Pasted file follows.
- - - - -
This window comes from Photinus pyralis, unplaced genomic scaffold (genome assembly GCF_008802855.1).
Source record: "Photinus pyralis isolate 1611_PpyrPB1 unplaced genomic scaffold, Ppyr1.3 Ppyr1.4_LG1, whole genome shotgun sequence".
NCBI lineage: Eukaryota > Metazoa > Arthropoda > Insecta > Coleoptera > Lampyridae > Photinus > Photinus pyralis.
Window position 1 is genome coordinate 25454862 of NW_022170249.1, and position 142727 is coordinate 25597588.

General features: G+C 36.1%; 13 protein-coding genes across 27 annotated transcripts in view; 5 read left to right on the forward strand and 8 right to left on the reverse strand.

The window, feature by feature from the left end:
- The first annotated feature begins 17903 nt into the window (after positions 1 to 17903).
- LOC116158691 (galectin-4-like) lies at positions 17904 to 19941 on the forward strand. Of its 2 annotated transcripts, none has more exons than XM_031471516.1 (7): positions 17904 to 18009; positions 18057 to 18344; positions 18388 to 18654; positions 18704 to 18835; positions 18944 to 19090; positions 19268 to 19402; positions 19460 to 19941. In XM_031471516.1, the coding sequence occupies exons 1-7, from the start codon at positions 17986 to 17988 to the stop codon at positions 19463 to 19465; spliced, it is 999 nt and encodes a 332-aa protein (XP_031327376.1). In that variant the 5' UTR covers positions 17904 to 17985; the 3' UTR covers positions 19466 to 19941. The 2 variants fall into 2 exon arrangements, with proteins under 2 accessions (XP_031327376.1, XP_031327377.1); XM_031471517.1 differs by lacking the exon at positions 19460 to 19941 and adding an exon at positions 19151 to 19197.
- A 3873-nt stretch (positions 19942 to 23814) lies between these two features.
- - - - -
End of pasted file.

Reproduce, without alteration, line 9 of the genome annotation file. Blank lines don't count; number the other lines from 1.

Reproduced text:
- A 3873-nt stretch (positions 19942 to 23814) lies between these two features.